The best laid plans...

I decided to build the interior wall that will separate the kitchen and bathroom. I really want to get the one-piece tub and shower unit permanently installed and out of the way. Measuring from the sub-floor to the ceiling along the exterior walls gave me the height of the interior wall. Since I had no plans to replace the ceiling, I built the wall 1-1/2” short so a second top plate could be slid into place once the wall was erected. After the wall was assembled, squared and braced, I erected it. That’s when the problem was discovered. While it wasn’t obvious at first, the ceiling was actually sagging in the center of the home. I measured down from the ceiling 12” at each exterior wall then ran a mason line between the points. Using a line level and measuring tape I discovered the ceiling was down about 1-1/2” in the center. This was not good news.

Forcing the ceiling back into position was not an option for fear of further damage to the surrounding ceiling panels and roof trusses. The only other option was to remove the ceiling in the affected area. Using a razor knife, I first cut along the seams where I wanted the ceiling to remain. Using my 16” flat bar, I pulled down the ceiling over the sagging area. Demolition took a total of 20 minutes. The existing panels are ½” thick, so I plan to use ½” drywall as a replacement.

Inspection of the failed area revealed a broken top chord in one of the trusses. There was no water damage or rot. It appears the truss members simply twisted so much the top chord failed.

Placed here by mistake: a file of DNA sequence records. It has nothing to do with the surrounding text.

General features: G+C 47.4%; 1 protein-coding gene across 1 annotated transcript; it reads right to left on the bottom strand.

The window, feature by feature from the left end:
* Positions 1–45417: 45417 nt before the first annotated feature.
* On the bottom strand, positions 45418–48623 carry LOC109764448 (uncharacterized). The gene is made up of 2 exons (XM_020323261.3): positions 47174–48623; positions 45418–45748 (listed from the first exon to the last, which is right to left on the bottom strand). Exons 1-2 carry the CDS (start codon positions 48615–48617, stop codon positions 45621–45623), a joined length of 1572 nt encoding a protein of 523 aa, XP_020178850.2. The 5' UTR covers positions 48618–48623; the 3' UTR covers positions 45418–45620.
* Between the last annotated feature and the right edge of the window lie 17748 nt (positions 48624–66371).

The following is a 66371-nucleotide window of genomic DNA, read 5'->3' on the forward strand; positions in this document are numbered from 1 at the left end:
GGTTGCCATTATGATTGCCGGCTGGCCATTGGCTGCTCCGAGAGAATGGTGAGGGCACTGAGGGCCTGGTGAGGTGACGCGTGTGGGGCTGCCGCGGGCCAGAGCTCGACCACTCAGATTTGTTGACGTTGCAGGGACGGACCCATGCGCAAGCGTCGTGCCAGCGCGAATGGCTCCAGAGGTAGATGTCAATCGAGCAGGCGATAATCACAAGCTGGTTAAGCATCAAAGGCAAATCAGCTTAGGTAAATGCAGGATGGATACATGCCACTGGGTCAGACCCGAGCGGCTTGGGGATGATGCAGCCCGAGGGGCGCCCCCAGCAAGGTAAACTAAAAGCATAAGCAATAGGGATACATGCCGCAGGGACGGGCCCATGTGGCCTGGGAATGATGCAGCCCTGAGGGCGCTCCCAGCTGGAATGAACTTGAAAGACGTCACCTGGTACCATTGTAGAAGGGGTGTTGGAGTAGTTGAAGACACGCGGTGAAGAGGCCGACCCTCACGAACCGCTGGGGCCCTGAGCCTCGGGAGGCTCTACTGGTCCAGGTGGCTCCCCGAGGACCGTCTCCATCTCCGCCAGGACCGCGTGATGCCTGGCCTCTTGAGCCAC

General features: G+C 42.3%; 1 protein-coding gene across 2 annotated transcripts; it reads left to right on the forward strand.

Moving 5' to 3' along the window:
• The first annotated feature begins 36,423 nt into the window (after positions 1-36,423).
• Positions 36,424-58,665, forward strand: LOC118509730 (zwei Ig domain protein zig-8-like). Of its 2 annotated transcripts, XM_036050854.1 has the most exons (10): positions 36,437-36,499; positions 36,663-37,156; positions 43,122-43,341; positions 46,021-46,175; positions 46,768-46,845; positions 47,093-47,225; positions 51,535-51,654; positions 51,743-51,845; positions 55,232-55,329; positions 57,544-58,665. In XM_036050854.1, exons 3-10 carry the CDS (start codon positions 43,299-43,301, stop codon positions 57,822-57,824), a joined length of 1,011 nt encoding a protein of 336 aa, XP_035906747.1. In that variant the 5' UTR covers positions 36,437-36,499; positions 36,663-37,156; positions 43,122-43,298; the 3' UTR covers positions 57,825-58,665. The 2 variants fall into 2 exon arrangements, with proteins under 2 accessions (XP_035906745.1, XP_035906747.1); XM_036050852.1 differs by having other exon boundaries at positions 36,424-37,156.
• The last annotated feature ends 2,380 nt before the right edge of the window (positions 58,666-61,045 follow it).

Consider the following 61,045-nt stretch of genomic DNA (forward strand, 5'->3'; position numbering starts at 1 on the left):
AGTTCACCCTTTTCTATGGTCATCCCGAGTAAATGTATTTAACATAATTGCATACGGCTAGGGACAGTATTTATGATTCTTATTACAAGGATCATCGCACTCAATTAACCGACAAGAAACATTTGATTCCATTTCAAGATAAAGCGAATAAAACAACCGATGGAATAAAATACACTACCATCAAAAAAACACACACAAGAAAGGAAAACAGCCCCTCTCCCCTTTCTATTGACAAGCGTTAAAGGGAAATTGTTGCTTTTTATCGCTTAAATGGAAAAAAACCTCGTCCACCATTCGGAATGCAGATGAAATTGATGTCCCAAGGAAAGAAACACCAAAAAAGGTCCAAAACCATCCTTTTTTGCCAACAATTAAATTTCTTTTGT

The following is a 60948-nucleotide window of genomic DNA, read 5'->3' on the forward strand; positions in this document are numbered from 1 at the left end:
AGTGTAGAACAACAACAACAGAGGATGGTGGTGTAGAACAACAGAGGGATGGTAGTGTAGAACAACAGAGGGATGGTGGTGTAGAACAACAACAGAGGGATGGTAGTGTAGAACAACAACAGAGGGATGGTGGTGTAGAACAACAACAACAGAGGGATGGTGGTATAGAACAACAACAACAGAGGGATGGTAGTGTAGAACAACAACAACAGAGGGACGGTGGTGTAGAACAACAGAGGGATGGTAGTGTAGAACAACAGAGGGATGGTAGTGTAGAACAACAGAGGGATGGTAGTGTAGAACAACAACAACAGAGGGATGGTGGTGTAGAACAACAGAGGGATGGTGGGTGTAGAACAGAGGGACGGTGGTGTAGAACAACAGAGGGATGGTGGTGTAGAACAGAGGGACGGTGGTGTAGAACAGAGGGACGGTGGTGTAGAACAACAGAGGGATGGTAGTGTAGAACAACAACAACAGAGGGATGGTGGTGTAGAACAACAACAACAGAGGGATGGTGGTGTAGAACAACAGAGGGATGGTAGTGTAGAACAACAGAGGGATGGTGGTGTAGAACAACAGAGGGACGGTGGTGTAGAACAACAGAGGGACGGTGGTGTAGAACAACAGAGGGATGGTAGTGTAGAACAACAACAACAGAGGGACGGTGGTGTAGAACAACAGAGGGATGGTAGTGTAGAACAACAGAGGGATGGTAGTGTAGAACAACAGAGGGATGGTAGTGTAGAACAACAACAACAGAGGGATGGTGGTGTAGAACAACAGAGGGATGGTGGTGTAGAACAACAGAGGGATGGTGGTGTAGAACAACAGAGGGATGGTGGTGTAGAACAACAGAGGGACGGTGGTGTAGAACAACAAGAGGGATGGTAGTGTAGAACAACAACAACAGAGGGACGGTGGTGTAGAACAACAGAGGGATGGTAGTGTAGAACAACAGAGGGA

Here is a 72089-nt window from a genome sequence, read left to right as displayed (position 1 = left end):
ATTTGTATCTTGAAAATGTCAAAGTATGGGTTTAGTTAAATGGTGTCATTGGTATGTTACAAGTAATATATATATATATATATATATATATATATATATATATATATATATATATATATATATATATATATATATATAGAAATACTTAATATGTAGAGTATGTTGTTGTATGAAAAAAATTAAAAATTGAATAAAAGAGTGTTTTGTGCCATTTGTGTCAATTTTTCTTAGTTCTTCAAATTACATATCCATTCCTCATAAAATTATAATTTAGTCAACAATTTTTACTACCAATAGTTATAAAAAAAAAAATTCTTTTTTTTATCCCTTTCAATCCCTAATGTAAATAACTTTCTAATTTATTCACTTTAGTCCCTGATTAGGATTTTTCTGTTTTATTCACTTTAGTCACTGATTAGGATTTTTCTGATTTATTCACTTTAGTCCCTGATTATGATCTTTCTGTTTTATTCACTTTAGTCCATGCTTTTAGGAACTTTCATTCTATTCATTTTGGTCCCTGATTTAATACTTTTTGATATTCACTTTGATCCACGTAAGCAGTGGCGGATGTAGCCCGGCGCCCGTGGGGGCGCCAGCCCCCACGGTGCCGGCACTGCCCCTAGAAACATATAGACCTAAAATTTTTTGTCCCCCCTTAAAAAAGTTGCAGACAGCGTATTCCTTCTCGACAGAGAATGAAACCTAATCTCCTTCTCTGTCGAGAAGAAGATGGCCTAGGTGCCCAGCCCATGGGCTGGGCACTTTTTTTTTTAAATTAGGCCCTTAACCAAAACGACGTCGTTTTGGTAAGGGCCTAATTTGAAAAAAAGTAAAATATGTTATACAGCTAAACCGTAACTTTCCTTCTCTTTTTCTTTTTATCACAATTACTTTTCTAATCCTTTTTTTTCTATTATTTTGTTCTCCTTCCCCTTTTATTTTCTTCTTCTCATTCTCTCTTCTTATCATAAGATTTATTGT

I managed to re-align the broken ends and secured the truss by sandwiching it between two pieces of ¾” OSB. I used 2” drywall screws as fasteners.

Of course, this repair leads to additional cost. As you can see, the ceiling insulation is nothing more than R-11. Over the years, the insulation has compressed down to about 1-1/2” thick, severely reducing the R-value even further. We decided this is completely unacceptable. Before replacing the ceiling with drywall, we will rent a blower and install cellulose above the ceiling. A few carefully placed access holes cut into the remainder of the ceiling will allow me blow insulation over the entire home. Since we would like to install ceiling fans in the living room and front bedroom, the access holes will be cut in such a way that will allow additional bracing to be installed at that time, to support the fans.

Normally I would be a little concerned about using ½” drywall over 2x2 trusses on 16” centers, but in this case, the bathroom ceiling will have additional support provided by another wall running perpendicular to the new wall shown in the picture, separating the bath from the hall. That will provide ample support for the trusses. In addition, several strategically placed fillers will prevent the drywall from becoming wavy in the future. I’ll cover that in another posting.